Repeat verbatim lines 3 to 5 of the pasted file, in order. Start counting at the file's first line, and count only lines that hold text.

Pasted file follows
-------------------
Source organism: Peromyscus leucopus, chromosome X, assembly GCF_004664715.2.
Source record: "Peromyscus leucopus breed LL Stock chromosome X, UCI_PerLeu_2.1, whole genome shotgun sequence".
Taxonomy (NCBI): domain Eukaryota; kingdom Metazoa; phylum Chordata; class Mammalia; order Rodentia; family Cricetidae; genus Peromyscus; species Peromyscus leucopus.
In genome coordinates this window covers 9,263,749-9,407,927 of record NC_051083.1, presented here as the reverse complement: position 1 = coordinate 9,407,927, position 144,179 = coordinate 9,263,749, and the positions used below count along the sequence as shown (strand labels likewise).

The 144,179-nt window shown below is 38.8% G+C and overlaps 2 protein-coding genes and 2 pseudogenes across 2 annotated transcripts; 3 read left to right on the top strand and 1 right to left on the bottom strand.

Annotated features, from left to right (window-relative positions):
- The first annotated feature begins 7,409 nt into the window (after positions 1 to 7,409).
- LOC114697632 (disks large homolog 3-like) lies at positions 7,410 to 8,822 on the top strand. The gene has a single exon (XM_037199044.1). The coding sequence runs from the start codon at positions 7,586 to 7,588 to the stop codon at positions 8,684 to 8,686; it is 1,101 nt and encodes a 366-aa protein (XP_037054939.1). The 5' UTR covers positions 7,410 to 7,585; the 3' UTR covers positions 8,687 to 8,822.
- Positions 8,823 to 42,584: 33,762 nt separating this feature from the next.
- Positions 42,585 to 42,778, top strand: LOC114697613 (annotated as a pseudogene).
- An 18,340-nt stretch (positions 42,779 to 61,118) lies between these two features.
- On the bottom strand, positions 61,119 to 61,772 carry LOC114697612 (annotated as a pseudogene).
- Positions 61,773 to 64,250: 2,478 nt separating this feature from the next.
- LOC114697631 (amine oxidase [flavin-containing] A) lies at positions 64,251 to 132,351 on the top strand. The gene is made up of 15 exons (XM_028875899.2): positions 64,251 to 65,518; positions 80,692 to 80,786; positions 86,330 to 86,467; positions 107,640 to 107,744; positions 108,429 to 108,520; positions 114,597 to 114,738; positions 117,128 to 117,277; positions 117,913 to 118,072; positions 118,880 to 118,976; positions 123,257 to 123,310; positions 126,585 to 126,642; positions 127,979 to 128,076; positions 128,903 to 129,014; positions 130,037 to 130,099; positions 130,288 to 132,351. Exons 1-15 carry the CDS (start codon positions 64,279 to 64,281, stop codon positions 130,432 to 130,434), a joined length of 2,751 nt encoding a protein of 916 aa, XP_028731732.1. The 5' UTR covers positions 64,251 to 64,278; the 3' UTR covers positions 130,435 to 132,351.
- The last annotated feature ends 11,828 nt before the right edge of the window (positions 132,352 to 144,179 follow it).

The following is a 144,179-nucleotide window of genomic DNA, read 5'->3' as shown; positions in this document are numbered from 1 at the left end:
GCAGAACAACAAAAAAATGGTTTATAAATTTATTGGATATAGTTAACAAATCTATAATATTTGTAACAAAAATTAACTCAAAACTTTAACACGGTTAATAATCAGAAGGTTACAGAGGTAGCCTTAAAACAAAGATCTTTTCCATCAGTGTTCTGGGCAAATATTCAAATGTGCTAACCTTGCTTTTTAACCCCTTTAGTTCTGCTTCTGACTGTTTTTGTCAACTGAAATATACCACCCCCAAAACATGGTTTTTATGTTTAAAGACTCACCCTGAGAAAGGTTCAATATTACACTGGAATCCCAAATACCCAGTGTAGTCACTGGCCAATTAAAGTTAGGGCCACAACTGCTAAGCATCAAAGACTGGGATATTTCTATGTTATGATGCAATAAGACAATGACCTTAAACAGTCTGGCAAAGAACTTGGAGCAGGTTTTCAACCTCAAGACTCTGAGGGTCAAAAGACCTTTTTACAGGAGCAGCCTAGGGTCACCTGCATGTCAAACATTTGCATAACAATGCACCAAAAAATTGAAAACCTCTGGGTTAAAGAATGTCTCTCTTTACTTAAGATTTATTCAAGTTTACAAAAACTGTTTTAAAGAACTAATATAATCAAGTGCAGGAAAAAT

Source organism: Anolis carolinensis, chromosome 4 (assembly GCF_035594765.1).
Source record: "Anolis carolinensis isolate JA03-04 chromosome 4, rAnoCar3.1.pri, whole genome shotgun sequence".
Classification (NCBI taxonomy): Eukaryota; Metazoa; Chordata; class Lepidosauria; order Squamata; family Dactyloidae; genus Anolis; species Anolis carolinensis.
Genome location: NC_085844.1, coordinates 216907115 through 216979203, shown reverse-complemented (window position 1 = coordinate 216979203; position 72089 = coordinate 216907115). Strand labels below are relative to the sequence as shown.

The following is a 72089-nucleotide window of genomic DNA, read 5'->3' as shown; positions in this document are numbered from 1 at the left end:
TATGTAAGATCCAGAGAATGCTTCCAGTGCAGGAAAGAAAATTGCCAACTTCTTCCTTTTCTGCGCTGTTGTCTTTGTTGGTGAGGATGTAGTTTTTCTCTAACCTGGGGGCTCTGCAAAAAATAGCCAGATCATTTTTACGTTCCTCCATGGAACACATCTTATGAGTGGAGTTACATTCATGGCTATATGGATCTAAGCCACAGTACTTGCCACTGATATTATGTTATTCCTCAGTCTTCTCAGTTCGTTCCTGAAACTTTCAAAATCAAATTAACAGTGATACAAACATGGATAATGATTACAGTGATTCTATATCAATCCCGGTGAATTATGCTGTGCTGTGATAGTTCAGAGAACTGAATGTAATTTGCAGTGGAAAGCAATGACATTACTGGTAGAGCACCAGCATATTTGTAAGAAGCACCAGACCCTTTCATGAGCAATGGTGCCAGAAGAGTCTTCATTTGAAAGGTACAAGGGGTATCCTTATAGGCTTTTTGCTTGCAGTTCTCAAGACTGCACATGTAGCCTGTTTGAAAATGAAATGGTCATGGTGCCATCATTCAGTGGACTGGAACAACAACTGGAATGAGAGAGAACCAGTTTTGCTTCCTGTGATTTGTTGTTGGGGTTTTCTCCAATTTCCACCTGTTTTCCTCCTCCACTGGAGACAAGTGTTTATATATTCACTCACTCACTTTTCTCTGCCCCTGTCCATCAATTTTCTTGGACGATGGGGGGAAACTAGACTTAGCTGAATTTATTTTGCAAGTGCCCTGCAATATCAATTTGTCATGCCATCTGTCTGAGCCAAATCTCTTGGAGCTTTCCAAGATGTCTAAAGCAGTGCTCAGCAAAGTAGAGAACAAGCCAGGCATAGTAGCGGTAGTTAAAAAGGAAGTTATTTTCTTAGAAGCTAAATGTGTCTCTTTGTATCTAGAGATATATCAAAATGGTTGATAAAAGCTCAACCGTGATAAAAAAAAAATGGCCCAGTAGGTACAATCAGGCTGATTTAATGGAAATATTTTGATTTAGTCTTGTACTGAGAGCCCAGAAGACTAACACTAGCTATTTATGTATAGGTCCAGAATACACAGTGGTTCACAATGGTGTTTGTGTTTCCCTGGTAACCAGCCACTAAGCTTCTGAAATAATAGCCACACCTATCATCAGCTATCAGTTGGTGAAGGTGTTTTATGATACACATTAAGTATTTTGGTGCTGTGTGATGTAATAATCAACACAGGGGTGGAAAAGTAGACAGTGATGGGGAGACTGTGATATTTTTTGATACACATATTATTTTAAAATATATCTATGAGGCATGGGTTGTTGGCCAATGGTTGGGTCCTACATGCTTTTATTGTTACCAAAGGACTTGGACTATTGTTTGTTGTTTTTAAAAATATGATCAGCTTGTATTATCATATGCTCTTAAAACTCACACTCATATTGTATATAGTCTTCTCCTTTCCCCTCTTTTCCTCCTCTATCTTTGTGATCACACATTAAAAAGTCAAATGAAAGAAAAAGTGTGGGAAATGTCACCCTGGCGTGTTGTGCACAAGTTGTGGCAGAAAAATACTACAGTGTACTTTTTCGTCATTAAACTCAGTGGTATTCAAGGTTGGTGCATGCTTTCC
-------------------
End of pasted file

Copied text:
Taxonomy (NCBI): domain Eukaryota; kingdom Metazoa; phylum Chordata; class Mammalia; order Rodentia; family Cricetidae; genus Peromyscus; species Peromyscus leucopus.
In genome coordinates this window covers 9,263,749-9,407,927 of record NC_051083.1, presented here as the reverse complement: position 1 = coordinate 9,407,927, position 144,179 = coordinate 9,263,749, and the positions used below count along the sequence as shown (strand labels likewise).

The 144,179-nt window shown below is 38.8% G+C and overlaps 2 protein-coding genes and 2 pseudogenes across 2 annotated transcripts; 3 read left to right on the top strand and 1 right to left on the bottom strand.